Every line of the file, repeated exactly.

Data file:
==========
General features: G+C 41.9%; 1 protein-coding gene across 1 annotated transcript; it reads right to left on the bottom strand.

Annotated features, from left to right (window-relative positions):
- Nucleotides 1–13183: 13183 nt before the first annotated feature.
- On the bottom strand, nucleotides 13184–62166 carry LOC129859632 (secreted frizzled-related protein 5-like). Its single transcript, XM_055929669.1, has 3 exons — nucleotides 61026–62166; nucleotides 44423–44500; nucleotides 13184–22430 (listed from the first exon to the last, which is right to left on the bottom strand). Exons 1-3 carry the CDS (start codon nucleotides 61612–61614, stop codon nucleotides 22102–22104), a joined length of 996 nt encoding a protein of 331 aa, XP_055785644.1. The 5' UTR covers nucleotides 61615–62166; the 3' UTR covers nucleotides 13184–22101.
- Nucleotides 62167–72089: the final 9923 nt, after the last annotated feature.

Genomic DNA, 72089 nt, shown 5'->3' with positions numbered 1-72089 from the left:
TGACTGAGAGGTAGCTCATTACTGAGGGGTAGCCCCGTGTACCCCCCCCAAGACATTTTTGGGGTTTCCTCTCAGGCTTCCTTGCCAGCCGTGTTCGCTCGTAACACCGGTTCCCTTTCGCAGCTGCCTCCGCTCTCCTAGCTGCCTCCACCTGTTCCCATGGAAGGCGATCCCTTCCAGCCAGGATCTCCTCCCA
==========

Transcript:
General features: G+C 41.9%; 1 protein-coding gene across 1 annotated transcript; it reads right to left on the bottom strand.

Annotated features, from left to right (window-relative positions):
- Nucleotides 1–13183: 13183 nt before the first annotated feature.
- On the bottom strand, nucleotides 13184–62166 carry LOC129859632 (secreted frizzled-related protein 5-like). Its single transcript, XM_055929669.1, has 3 exons — nucleotides 61026–62166; nucleotides 44423–44500; nucleotides 13184–22430 (listed from the first exon to the last, which is right to left on the bottom strand). Exons 1-3 carry the CDS (start codon nucleotides 61612–61614, stop codon nucleotides 22102–22104), a joined length of 996 nt encoding a protein of 331 aa, XP_055785644.1. The 5' UTR covers nucleotides 61615–62166; the 3' UTR covers nucleotides 13184–22101.
- Nucleotides 62167–72089: the final 9923 nt, after the last annotated feature.

Genomic DNA, 72089 nt, shown 5'->3' with positions numbered 1-72089 from the left:
TGACTGAGAGGTAGCTCATTACTGAGGGGTAGCCCCGTGTACCCCCCCCAAGACATTTTTGGGGTTTCCTCTCAGGCTTCCTTGCCAGCCGTGTTCGCTCGTAACACCGGTTCCCTTTCGCAGCTGCCTCCGCTCTCCTAGCTGCCTCCACCTGTTCCCATGGAAGGCGATCCCTTCCAGCCAGGATCTCCTCCCA